Poipet Waste Water Under Investigation

Cambodian environmental officials are checking the waste water released by casinos on the Cam­bodian-Thai border into a stream in Poipet town to see if there are any health dangers.

Samples of sewage from Ban­teay Meanchey province have been sent to Phnom Penh for testing after an inquiry from Thai Foreign Minister Surikiart Sath­irathai during his trip to Cam­bodia earlier this month.

O’Chrou district governor Sar Chamrong said the pollution comes not only from the Cam­bodian casinos, but also from a nearby Thai market. No sam­ple was taken from the Thai side.

“We are the most affected be­cause Cambodian villagers living along the border use water from that stream,” Sar Chamrong said.

Heng Nareth, director of the pollution department at the Min­istry of the Environment, said that managers from five of the six Poi­pet casinos have met with ministry officials to discuss the problem. He said the sixth casino re­fused to send a representative.

The five casinos are hooked up to primary basins in which the wa­ter is treated before it is discharged, Heng Nareth said. “In fact, the casinos have carried out the first step,” he said.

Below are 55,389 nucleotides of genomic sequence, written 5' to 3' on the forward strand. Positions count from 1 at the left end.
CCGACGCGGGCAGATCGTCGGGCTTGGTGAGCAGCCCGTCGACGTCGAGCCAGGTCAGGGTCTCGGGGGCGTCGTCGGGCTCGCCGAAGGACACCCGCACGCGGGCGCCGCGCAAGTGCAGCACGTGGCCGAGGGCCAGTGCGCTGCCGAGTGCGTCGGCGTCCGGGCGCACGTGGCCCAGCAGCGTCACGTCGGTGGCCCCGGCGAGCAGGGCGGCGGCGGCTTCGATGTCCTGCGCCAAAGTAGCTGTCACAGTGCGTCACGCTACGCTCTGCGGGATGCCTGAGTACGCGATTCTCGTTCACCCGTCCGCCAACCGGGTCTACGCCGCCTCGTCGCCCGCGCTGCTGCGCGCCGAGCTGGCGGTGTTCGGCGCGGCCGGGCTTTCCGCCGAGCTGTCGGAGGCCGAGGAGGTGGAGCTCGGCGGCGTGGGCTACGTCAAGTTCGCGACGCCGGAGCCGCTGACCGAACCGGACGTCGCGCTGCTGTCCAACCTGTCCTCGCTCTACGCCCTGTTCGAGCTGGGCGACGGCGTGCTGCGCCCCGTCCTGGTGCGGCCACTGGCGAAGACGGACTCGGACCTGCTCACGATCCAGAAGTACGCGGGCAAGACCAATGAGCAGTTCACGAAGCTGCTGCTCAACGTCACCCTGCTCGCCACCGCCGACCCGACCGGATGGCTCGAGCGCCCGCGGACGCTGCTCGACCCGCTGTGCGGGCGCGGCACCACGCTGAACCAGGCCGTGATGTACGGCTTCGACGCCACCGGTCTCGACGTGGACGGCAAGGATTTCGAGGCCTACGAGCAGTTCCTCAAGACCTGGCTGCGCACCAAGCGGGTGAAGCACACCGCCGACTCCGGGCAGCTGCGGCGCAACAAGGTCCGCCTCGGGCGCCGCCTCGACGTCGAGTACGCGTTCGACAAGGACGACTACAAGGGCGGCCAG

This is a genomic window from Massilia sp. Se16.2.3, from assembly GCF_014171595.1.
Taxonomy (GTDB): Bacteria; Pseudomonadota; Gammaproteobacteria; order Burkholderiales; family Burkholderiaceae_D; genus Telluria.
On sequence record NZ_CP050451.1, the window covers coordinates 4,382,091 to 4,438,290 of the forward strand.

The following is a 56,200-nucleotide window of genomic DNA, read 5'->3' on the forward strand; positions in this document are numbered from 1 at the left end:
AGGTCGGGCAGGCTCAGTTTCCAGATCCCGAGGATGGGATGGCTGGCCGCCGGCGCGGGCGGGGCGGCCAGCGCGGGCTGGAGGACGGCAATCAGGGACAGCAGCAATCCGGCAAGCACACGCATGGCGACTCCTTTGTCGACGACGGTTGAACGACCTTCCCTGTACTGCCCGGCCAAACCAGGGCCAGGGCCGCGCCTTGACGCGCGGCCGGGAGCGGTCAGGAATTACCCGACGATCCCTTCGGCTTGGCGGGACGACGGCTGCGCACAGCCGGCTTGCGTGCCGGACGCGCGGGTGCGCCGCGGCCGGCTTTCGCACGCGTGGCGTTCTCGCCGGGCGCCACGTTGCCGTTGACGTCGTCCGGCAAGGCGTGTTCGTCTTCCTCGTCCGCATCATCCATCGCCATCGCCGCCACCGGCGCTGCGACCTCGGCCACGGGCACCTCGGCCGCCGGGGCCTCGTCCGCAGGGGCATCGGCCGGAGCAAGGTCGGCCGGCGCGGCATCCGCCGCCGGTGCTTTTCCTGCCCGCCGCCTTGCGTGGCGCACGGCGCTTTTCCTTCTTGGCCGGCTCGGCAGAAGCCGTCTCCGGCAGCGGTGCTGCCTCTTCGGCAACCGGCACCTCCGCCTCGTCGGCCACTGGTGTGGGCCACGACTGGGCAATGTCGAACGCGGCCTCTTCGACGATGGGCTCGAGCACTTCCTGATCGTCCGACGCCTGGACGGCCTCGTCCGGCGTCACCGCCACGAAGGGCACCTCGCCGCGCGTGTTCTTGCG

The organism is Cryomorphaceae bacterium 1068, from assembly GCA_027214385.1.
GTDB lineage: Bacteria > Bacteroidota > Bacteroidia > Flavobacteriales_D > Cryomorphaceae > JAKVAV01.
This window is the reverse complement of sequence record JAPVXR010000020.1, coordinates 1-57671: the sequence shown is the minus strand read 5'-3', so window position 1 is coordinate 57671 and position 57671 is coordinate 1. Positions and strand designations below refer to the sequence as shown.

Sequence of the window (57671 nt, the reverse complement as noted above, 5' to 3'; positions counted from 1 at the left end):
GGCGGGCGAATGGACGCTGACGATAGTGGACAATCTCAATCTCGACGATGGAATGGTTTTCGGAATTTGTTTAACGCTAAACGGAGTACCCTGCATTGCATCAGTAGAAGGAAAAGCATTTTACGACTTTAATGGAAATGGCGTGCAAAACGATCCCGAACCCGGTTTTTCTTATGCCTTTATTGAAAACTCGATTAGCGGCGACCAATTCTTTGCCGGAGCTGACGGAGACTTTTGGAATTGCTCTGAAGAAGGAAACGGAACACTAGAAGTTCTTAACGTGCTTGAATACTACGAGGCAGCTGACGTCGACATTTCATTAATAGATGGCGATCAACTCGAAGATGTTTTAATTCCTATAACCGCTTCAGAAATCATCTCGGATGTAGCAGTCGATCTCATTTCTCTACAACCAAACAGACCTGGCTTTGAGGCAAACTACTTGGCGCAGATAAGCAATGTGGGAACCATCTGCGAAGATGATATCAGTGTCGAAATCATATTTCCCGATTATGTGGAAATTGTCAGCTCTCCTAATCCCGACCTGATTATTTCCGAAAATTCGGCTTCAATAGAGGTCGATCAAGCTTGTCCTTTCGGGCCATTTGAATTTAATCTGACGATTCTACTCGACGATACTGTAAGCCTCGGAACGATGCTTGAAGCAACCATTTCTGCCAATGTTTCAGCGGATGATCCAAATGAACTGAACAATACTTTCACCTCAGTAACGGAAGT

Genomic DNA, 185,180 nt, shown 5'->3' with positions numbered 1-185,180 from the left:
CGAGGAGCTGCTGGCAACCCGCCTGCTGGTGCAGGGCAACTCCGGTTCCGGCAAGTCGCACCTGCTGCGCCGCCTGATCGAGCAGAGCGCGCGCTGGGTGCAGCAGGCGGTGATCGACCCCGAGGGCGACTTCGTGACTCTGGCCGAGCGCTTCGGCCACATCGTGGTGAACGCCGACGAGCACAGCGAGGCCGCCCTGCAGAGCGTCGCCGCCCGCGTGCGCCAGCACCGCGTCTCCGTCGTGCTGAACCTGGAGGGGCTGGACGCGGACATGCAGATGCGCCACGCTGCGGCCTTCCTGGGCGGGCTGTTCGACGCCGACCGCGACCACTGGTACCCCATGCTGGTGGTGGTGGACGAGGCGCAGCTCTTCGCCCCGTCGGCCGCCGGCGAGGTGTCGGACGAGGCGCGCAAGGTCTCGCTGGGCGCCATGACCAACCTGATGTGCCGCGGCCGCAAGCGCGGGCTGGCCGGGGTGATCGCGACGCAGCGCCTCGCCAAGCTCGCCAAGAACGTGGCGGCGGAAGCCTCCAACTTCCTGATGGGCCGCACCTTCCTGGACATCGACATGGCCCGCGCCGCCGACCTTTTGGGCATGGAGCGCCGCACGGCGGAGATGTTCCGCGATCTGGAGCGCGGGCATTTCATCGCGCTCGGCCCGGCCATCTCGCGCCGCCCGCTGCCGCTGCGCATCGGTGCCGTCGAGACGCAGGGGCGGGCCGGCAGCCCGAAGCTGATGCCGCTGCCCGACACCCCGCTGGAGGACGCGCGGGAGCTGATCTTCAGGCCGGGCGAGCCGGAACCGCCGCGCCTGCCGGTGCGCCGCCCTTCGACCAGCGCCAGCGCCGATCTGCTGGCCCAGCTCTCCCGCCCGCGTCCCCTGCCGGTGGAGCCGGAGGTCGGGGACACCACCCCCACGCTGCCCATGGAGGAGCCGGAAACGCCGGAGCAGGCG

Heng Nareth said that after the lab testing is completed next week, a decision will be made on whether the casinos need to be equipped with secondary treatment basins. Officials are still waiting for laboratory results.

The Cambodian government passed stronger anti-pollution laws in 1999 after the discovery of more than 3,000 tons of mercury-tainted waste shipped in from Taiwan and dumped in Siha­noukville.

The building of casinos in Poi­pet has also sparked land disputes between Thailand and Cam­bodia, with government commissions looking into the issue on both sides.


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